How long has NICE taken to produce Technology Appraisal guidance? A retrospective study to estimate predictors of time to guidance.


Casson, SG; Ruiz, FJ; Miners, A; (2013) How long has NICE taken to produce Technology Appraisal guidance? A retrospective study to estimate predictors of time to guidance. BMJ Open, 3 (1). e001870. ISSN 2044-6055 DOI: https://doi.org/10.1136/bmjopen-2012-001870

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Abstract

OBJECTIVES To assess how long the UK's National Institute for Health and Clinical Excellence's (NICE) Technology Appraisal Programme has taken to produce guidance and to determine independent predictors of time to guidance. DESIGN Retrospective time to event (survival) analysis. SETTING Technology Appraisal guidance produced by NICE. DATASOURCE: All appraisals referred to NICE by February 2010 were included, except those referred prior to 2001 and a number that were suspended. OUTCOME MEASURE Duration from the start of an appraisal (when the scope document was released) until publication of guidance. RESULTS Single Technology Appraisals (STAs) were published significantly faster than Multiple Technology Appraisals (MTAs) with median durations of 48.0 (IQR; 44.3-75.4) and 74.0 (IQR; 60.9-114.0) weeks, respectively (p <0.0001). Median time to publication exceeded published process timelines, even after adjusting for appeals. Results from the modelling suggest that STAs published guidance significantly faster than MTAs after adjusting for other covariates (by 36.2 weeks (95% CI -46.05 to -26.42 weeks)) and that appeals against provisional guidance significantly increased the time to publication (by 42.83 weeks (95% CI 35.50 to 50.17 weeks)). There was no evidence that STAs of cancer-related technologies took longer to complete compared with STAs of other technologies after adjusting for potentially confounding variables and only weak evidence suggesting that the time to produce guidance is increasing each year (by 1.40 weeks (95% CI -0.35 to 2.94 weeks)). CONCLUSIONS The results from this study suggest that the STA process has resulted in significantly faster guidance compared with the MTA process irrespective of the topic, but that these gains are lost if appeals are made against provisional guidance. While NICE processes continue to evolve over time, a trade-off might be that decisions take longer but at present there is no evidence of a significant increase in duration.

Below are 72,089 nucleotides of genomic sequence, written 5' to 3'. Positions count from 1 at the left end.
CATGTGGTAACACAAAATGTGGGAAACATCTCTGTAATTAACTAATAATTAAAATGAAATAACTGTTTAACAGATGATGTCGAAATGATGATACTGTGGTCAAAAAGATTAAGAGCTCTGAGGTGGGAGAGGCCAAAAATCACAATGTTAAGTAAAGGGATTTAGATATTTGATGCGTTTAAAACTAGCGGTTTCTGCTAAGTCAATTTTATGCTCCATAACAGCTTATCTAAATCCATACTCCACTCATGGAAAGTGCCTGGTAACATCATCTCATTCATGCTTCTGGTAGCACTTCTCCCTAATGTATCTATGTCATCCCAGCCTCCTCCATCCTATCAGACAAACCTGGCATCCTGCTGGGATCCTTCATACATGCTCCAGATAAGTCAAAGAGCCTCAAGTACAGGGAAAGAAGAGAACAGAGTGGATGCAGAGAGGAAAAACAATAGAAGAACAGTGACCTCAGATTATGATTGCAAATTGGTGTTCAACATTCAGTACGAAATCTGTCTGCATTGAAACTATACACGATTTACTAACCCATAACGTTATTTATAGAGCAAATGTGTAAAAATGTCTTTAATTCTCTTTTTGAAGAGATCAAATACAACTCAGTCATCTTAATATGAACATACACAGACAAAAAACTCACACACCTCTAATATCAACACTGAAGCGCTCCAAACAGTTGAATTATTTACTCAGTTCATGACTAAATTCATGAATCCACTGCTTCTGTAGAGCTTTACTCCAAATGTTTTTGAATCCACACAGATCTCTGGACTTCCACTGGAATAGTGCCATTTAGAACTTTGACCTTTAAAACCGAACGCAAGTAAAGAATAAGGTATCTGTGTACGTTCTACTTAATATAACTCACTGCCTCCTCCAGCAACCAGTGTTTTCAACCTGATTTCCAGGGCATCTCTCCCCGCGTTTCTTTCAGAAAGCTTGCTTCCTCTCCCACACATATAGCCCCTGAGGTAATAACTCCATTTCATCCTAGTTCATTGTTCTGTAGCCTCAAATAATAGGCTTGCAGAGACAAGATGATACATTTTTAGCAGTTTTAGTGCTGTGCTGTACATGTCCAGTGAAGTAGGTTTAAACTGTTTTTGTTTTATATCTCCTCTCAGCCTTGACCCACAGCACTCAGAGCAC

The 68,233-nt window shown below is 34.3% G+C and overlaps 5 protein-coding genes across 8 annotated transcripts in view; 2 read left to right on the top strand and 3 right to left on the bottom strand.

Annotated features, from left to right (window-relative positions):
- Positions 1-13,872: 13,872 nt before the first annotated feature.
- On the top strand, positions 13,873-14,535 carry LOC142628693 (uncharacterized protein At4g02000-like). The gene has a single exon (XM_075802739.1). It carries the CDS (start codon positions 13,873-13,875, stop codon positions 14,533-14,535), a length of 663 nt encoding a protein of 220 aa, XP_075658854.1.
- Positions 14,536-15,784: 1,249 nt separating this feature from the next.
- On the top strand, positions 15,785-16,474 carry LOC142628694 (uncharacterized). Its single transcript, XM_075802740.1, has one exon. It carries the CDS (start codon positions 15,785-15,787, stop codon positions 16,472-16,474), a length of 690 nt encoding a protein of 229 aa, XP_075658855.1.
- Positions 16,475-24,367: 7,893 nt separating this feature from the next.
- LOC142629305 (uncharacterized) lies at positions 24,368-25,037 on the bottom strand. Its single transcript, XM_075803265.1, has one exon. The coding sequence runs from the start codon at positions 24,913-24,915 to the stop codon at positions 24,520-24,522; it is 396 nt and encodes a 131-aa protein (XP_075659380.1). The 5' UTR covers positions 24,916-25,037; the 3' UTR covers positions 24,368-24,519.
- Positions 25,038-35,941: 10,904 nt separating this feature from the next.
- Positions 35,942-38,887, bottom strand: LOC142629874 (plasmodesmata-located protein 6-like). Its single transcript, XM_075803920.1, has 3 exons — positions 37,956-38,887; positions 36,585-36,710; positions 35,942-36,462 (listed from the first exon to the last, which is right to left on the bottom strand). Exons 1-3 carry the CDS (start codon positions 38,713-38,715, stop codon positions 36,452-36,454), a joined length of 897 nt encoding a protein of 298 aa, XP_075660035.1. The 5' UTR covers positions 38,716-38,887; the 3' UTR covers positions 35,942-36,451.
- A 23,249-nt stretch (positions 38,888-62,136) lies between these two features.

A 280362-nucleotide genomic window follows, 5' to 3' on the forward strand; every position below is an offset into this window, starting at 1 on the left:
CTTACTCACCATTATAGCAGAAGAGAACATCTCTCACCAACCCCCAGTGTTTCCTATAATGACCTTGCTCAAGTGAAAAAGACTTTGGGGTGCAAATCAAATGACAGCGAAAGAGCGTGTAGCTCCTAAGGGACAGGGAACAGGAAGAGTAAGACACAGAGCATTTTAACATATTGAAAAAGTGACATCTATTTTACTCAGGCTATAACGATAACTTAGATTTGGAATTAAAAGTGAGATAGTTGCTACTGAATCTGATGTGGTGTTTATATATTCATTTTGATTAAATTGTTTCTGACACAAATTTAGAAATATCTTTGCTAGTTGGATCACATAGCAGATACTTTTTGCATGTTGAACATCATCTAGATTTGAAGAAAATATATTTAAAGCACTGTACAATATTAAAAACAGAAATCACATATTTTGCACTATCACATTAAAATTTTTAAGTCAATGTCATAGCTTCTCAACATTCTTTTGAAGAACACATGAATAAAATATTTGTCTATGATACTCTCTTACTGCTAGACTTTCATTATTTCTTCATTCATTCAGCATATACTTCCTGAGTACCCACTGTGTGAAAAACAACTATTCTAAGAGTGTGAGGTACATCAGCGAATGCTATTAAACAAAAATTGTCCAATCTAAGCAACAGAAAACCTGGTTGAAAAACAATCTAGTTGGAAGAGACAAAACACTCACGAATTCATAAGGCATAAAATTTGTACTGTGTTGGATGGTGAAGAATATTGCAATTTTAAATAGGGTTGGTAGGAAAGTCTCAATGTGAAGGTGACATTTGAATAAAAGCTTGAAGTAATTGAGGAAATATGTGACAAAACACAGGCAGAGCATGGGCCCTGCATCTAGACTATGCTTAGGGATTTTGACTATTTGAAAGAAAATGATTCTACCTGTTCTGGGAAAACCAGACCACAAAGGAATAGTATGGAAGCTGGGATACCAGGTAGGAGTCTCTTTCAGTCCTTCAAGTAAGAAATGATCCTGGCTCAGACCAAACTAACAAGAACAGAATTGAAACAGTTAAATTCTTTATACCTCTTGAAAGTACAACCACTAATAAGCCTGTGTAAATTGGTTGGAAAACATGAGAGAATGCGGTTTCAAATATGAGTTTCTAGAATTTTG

Item Type: Article
Faculty and Department: Faculty of Public Health and Policy > Dept of Health Services Research and Policy
PubMed ID: 23315516
Web of Science ID: 315082400028
URI: http://researchonline.lshtm.ac.uk/id/eprint/610210

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